Legislation that would phase out tax incentives for the wind industry over the next six years is emerging as a possible compromise measure.
Rep. Mike Fitzpatrick (R-Pa.) introduced the bill, H.R. 2987, the day before Congress left for its August recess. The measure would extend 100 percent of the PTC through 2014, then ratchet down the credit by 10 percentage points a year until hitting 60 percent in 2018, after which it would expire in 2020.
Leading global wind turbine manufacturer Gamesa Technology Corp. called the measure a good compromise and pledged to push it.
“I think it is clear to say that this bill represents a responsible middle ground that will enable the industry to make the investments the industry needs in order to get to grid parity,” said David Rosenberg, vice president of government affairs and corporate communications at Gamesa, a Spanish company with U.S. operations based in Trevose, Pa.
Six years would allow wind technology to go through two research and development cycles, which should be enough to polish the technology to allow it to compete with other fuels, namely natural gas, Rosenberg said.
“We think this is a pragmatic and practical middle ground, where we think we can stand on our own two legs without a PTC. The history of the wind industry is very strong in terms of translating investments into improved technology. That is what members on the Hill want to hear. They should have the confidence based on the previous six years that we can deliver,” he said.
Fitzpatrick’s bill is the first stand-alone bill that could potentially have bipartisan support and answer the industry’s need for market certainty – although there are still other companies that want a permanent extension.
In December, the American Wind Energy Association released a letter to Congress outlining a phaseout of the credit by 2019 similar to Fitzpatrick’s bill, although the letter presented the phaseout as an idea to be considered in the context of a comprehensive tax-reform bill that would eliminate tax incentives across the energy industry.
AWEA said it welcomed the bill from Fitzpatrick but still called for the measure to be part of a larger effort on tax reform.
“We thank Congressman Fitzpatrick for his support of the American wind industry and the thousands of local manufacturing jobs that it brings. His legislation, as part of a comprehensive tax reform bill, could provide the wind industry with much-needed predictability and allow for longer-term planning and investment into future U.S. projects,” Lindsay North, a spokeswoman for AWEA, said in an email.
“Rep. Fitzpatrick understands that like any productive business, the wind industry needs to have the rules of the road clearly defined so that developers and manufactures can make smart, pro-growth business decisions.”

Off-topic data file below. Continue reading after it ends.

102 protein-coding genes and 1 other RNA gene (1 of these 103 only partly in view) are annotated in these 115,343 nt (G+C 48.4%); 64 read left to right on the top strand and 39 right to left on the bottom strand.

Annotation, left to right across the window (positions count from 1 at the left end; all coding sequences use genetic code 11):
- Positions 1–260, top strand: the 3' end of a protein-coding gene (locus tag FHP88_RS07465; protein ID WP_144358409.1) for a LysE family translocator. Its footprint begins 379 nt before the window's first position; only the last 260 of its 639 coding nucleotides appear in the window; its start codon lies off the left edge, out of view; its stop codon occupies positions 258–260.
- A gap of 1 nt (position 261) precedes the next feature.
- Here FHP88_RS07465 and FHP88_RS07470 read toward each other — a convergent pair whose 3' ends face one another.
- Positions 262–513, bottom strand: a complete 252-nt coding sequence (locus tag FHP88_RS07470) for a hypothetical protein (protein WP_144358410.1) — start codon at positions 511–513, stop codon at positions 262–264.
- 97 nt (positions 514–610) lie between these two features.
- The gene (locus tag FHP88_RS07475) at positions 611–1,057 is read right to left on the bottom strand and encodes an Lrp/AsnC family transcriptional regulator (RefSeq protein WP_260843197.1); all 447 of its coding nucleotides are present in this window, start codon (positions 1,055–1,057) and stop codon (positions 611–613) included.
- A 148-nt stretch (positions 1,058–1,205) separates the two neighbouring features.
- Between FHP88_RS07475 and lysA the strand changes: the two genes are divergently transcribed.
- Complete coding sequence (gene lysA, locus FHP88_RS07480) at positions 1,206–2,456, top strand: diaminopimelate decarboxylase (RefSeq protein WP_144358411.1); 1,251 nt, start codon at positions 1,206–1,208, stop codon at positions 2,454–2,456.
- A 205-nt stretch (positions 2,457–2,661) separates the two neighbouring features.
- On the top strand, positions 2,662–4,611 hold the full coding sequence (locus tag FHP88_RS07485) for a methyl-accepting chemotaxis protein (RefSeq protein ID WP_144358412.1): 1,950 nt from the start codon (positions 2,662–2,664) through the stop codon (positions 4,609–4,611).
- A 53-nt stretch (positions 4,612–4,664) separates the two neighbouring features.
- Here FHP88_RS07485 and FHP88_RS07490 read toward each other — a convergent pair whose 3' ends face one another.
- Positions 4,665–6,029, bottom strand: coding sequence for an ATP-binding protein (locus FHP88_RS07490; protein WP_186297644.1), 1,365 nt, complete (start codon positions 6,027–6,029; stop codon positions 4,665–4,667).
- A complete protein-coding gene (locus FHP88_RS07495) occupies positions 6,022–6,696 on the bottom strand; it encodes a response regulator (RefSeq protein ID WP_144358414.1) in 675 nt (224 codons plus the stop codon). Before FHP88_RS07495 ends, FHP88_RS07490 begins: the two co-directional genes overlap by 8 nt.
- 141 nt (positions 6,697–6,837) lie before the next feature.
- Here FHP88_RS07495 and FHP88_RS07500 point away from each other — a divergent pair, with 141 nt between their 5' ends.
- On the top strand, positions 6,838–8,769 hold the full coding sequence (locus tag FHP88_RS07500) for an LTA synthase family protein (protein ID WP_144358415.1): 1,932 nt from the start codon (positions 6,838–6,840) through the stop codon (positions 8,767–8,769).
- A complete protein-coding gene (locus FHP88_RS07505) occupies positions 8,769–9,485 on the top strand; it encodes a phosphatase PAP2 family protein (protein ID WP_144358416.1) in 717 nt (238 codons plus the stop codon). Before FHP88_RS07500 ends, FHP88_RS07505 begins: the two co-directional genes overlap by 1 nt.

The PTC was extended in January through the end of this year, but further efforts to extend the tax incentives beyond that have been stymied because they are attached to other measures.
Rep. Jan Schakowsky (D-Ill.) introduced a bill in January that echoes the White House proposal to permanently extend the PTC by offsetting it with oil and gas tax reform, a nonstarter for Republicans. Rep. Mac Thornberry (R-Texas) included a phaseout of the wind tax credits as part of a larger energy bill that included expanded drilling for oil and natural gas on federal lands, which most Democrats would not vote for.
The House Ways and Means Committee has indicated it intends to act on comprehensive tax reform this year, and a consultant for the renewable energy industry said members of the committee have expressed interest in Fitzpatrick’s bill, calling it “helpful.” A committee spokeswoman said the panel is looking at such bills through a process it laid out for the comprehensive tax reform bill and had no further comment.
Another possible legislative vehicle for the measure could be a package of “tax extenders” that have been considered at the end of the session for the past few years that extends several tax incentives for one more year – usually a stopgap measure in the hopes that comprehensive tax reform can pass the following year.
Matthew DaPrato, a senior analyst with market analyst IHS, said the ambiguous nature of how the 2013 tax extension is applied – the guidelines state only that projects needed to start construction by the end of the year to qualify for the credit – could get the wind industry through 2015, but it is uncertain after that.
“We have seen a lot of progress in the industry over the past five to 10 years with new turbine innovations leading to taller towers and lighter and longer blades and lower cost of both installation and production,” he said.
“Certainty needs to be there in order to be a market that expands,” DaPrato added. “Having the long-term certainty keeps R&D front and center within the industry. If there is no long-term outlook for it, those funds will be channeled into other industries.”